Though its forms are adapted from ancient prototypes, they
are whimsically combined. It is an intensely personal work
that is best seen up close so as to examine its minute details.
And it is exceedingly rare; there are only two related works by
Riccio, one in the Metropolitan Museum of Art, New York, and
the other in the Victoria & Albert Museum, London.
Riccio was a great master of the small bronze in the early
Renaissance, specializing in statuettes and functional objects
for educated patrons. Clients such as Girolamo Santasofia, a
professor of medicine at the University of Padua and an early
owner of this bronze lamp, were well versed in classical art
and literature. The form and decoration of Riccio’s works
satisfied the learned interests of these collectors. The lamp’s
overall shape is that of a classical half boot; it once had a lid
that covered the reservoir for oil that was lit by means of a
wick at the front spout. Motifs culled from ancient sarcophagi
and grave steles—such as garlands, bucrania (ornaments in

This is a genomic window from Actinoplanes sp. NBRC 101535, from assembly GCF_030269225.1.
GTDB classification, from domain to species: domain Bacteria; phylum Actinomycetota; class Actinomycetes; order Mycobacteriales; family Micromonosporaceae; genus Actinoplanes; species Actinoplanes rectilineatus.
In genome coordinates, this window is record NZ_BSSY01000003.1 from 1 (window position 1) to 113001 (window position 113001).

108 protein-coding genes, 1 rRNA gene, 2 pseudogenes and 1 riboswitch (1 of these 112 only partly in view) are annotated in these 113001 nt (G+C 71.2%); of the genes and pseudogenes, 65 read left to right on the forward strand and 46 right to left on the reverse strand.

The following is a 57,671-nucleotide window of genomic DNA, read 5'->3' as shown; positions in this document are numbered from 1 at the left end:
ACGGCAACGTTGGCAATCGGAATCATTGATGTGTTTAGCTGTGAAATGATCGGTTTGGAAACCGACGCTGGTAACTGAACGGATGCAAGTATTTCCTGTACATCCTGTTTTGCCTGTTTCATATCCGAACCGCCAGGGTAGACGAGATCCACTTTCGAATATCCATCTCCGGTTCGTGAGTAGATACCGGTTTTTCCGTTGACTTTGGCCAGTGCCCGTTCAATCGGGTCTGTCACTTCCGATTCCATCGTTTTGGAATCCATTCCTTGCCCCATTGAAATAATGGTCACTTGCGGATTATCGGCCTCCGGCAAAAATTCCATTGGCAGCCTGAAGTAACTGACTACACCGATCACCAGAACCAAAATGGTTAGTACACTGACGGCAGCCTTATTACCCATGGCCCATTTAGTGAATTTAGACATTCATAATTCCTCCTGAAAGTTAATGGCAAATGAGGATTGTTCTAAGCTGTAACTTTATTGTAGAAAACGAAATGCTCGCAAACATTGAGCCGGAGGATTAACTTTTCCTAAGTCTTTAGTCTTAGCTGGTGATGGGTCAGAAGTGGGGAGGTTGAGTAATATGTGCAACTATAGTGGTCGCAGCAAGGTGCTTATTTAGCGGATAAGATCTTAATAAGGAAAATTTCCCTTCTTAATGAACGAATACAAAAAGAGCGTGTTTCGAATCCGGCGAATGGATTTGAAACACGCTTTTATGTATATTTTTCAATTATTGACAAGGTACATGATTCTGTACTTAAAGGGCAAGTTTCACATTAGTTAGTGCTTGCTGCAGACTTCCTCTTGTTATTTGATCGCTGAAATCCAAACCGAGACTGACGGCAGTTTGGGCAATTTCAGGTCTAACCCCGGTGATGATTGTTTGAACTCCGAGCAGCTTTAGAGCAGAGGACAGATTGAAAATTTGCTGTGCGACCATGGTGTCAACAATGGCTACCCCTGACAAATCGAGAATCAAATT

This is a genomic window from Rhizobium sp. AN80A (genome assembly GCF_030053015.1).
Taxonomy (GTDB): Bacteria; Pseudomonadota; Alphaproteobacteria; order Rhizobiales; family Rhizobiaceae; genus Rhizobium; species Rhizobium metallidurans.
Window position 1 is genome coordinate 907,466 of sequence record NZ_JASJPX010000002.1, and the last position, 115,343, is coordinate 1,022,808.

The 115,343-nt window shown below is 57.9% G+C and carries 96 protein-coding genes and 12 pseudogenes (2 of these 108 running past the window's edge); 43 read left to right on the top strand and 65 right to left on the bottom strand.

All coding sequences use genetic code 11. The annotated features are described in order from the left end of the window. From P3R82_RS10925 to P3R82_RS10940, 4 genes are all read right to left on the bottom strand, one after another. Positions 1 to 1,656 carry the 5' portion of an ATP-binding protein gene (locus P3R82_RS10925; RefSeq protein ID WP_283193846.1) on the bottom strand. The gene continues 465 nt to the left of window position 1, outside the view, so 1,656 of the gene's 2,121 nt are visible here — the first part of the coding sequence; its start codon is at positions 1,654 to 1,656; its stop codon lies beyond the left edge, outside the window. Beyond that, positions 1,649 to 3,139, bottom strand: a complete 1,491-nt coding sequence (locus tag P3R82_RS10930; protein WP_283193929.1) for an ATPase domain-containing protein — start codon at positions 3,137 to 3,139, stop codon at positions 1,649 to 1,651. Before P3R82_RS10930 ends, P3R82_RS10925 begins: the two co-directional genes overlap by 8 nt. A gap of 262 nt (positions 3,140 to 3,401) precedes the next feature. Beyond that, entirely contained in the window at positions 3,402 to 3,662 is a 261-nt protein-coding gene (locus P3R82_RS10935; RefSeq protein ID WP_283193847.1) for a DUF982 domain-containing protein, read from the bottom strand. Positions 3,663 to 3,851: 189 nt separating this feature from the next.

the form of bull skulls), and grotesque heads—are freely
combined to decorate upper and lower registers. The middle
panel features a tightly packed frieze of children surrounding
a goat on one side and a severed ram’s head on the other,
alluding to sacrificial practices. The dense and encrusted
surface of the body of the lamp is supported by a tripod base;
delicate scrolls relieve its mass and served to handle and
suspend it.


Bernard Palissy (French, 1510–1590)
Saint-Porchaire Ware
Ewer, ca. 1550–60
Glazed earthenware, 9 ⅟4 in. (23.5 cm)
Purchased through the Sidney R. Knafel Fund, 2015 (2015.9.01)

This rare piece connects the two most distinctive and

original ceramic makers in Renaissance France: the Saint-
Porchaire atelier and Bernard Palissy. Its handle, in the form
of a bearded male figure reaching around the rim, is matched
by a green lizard spout. On the body, geometric patterns of
red-brown clay have been laid into white clay, and frogs,
shells, masks, and other ornaments have been applied. Only
a few dozen works—no two alike—survive from the potters
associated with the town of Saint-Porchaire in Poitou. Like
this ewer, the other pitchers, salts, and vessels combine inlaid
decoration with applied forms. In 1540, Bernard Palissy, the
great naturalist and ceramicist, settled at Saintes, about
ten miles away. His production is famous for combining
clay forms taken from molds of the plants and creatures
he studied. The lizard-spout was taken from a mold from
Palissy’s Parisian workshop, discovered in excavations near
the Louvre in the 1980s. This piece is key to understanding
the development of the two ceramic traditions. The ewer’s
mixture of rustic forms with sophisticated patterns and
techniques makes it a quintessential example of French